Sir Michael Pitt, the new chairman of the Legal Services Board, has said that primary legislation will be needed to reduce the complexity of legal regulation and ensure it moves “at market pace”.
His first public statement since taking office a month ago lays down a marker to the government, which earlier this month ruled out major changes to the legislative structure of regulation for the time being.
Justice minister Shailesh Vara instead put on the onus on frontline regulators to reduce burdens on practitioners.
In the latest edition of the LSB’s quarterly newsletter, Sir Michael welcomed the government’s emphasis on “growth, simplification and deregulation”, themes which he described as central to the LSB’s work programme this year.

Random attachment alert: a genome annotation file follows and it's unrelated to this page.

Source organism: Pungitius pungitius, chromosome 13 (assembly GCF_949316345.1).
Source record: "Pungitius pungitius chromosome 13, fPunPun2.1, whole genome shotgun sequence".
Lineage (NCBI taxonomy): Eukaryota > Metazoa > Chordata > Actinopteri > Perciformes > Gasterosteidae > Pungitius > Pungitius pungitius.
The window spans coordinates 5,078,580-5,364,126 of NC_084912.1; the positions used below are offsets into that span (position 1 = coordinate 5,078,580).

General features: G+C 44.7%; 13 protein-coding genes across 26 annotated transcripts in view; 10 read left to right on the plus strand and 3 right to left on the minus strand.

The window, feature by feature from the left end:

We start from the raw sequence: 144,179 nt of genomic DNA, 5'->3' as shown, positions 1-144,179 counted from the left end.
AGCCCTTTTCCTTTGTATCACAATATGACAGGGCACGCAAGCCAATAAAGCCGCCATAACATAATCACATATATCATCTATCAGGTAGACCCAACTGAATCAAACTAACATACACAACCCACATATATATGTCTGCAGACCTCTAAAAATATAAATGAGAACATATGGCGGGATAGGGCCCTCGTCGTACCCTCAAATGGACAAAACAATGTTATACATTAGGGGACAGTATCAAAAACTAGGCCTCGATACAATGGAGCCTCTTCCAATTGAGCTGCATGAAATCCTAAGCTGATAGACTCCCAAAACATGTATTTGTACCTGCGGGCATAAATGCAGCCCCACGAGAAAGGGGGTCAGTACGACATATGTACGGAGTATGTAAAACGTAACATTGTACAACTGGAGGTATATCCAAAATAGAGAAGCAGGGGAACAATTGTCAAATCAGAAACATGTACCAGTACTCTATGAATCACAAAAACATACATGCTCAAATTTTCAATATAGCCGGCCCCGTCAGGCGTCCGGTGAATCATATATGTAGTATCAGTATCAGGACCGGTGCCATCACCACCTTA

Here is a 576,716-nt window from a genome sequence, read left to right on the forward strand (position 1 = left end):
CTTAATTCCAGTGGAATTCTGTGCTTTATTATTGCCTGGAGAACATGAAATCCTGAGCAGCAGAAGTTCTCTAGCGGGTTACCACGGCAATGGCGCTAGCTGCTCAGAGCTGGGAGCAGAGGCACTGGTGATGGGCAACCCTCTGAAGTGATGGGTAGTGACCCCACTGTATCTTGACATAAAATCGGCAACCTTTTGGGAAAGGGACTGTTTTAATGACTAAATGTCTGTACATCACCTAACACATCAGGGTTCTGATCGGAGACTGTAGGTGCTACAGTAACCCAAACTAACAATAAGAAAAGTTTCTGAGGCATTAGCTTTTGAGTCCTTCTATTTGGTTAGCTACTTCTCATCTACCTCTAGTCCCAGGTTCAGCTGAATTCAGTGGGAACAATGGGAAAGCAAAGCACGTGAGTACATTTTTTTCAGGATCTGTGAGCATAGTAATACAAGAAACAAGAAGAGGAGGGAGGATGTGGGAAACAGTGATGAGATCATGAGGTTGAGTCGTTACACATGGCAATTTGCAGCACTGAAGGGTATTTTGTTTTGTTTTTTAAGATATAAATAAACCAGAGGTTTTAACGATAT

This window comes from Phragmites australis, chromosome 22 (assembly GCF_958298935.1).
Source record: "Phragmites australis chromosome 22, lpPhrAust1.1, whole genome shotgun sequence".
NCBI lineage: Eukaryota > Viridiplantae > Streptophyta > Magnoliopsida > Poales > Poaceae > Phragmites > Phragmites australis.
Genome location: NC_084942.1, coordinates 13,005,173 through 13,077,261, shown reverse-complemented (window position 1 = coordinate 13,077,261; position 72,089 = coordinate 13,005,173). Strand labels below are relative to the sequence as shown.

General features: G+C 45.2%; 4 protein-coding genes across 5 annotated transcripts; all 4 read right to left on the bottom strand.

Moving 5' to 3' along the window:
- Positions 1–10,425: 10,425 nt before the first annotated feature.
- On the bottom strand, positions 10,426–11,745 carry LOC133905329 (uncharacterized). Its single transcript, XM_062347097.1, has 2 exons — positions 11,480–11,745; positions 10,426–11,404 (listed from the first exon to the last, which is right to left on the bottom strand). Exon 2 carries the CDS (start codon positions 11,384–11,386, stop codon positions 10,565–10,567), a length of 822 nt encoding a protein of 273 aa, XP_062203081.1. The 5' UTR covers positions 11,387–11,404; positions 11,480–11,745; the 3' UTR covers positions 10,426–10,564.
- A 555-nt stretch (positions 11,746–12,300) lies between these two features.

He said he was “heartened” in his early contacts with legal regulators to see them “embracing the necessary changes”.
Sir Michael added: “The LSB remains committed to making the maximum progress possible with our partners within the current fragmented and complex framework, but changes to primary legislation will eventually be needed to ensure a clear and consistent framework which moves at market pace.”
It is as yet unknown whether Sir Michael supports the LSB’s position that, in time, there should be a single regulator for the legal profession. David Edmonds, his predecessor, made no secret of his wish to see a single regulator, and Chris Kenny, chief executive of the LSB, predicted earlier this month that the move would happen in 10 years’ time.
Journalists will get their first chance to quiz Sir Michael about his initial thoughts on the legal landscape in around a month.